Agricultural settlements began to appear in Denmark around 4000 BC. No longer nomads travelling between hunting and fishing locations, people instead remained in one place, cultivating grain and keeping animals.
Over the course of the following centuries more and more permanent dwellings were built. Houses were dispersed across the landscape; people had not yet begun living in villages. Stone Age dwellings were two-naved longhouses with a row of robust posts in the middle to support the roof. Often, the walls were wattle and daub. The two-naved dwellings were five to seven metres wide and could be up to forty metres long.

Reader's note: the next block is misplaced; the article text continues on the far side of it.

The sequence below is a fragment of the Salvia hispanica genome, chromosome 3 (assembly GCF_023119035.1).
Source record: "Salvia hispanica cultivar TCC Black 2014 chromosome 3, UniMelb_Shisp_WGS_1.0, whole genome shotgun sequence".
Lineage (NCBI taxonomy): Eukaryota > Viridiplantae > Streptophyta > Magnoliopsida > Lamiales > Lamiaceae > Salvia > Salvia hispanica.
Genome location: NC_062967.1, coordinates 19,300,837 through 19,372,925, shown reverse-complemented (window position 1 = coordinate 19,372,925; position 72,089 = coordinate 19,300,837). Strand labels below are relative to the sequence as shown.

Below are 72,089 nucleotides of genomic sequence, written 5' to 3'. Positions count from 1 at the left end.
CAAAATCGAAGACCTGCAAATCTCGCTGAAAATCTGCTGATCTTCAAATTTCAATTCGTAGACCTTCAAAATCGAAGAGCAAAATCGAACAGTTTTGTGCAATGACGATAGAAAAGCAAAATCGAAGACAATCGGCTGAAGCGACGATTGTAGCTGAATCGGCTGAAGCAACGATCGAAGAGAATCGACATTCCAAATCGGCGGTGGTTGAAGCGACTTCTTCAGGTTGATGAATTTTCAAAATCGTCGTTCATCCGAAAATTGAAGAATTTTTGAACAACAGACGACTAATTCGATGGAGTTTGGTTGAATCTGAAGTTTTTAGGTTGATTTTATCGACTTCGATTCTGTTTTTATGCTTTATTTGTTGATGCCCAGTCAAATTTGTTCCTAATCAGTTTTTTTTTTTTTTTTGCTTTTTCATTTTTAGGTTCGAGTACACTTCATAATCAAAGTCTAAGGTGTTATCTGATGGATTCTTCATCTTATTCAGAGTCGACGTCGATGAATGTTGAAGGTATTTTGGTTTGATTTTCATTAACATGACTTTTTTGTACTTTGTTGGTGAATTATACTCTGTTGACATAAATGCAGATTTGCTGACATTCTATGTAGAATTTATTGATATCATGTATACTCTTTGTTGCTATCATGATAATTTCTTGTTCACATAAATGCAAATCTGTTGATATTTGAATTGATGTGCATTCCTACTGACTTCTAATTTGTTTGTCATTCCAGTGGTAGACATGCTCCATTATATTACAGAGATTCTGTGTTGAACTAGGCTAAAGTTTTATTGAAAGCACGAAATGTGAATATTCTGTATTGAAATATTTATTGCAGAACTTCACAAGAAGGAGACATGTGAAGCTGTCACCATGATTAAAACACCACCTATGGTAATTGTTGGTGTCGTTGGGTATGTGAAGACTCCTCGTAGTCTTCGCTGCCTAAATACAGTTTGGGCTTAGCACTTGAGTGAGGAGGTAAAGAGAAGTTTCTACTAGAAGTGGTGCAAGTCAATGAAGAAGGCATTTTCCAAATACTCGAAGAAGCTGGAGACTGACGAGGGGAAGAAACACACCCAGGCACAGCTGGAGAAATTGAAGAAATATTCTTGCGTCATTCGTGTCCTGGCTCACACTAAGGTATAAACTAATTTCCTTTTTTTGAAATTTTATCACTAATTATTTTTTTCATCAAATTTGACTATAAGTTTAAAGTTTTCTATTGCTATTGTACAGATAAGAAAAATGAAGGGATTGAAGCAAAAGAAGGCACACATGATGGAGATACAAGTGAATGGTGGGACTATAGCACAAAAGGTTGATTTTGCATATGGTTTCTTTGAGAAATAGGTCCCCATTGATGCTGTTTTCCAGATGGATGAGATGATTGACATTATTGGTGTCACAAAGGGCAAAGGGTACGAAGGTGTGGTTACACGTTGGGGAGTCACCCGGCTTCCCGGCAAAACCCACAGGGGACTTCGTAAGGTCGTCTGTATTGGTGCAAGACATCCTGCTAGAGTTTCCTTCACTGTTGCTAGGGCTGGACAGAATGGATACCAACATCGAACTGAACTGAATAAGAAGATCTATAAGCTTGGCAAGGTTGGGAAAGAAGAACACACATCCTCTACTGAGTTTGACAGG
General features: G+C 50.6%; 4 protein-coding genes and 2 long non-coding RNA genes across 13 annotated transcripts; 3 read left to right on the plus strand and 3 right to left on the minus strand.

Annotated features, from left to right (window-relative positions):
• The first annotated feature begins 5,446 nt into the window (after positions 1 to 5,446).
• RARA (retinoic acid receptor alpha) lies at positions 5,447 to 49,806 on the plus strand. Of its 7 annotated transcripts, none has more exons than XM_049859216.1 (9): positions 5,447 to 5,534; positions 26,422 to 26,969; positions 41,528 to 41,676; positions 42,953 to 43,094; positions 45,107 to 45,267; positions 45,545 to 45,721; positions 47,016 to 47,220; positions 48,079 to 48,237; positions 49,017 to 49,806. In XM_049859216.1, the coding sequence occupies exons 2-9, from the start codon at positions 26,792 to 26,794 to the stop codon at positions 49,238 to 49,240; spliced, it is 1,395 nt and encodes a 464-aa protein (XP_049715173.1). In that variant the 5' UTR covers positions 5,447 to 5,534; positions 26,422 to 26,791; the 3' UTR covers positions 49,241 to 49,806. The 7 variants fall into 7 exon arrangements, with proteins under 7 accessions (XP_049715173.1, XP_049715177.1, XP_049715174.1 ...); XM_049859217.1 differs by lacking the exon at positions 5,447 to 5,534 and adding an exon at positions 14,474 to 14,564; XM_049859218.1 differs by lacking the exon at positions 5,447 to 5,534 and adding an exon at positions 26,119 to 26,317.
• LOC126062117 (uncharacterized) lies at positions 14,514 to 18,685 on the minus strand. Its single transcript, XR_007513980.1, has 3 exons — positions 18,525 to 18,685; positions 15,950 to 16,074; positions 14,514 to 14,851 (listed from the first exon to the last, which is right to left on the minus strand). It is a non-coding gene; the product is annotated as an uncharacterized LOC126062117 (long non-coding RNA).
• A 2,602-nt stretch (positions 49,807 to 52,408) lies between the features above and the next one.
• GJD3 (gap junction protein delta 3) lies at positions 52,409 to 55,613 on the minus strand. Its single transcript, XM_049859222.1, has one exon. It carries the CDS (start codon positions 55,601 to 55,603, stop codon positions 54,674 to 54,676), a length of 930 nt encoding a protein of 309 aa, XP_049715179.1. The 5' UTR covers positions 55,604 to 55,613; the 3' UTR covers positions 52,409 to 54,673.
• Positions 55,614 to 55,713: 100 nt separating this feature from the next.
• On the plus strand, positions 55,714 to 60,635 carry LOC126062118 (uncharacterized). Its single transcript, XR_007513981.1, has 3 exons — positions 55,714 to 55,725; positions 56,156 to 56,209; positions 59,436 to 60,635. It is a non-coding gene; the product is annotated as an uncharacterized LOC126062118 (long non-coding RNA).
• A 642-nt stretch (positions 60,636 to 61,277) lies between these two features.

Some of the longhouses had a smoke hole, or an opening in the ceiling above the hearth in the centre of the room.
Smoke holes were also called wind eyes or vindauga (Old Norse) – ‘vind’ meaning wind or roof, and ‘auga’ meaning eye or opening.
If the opening was located in the gable, it was called an owl hole.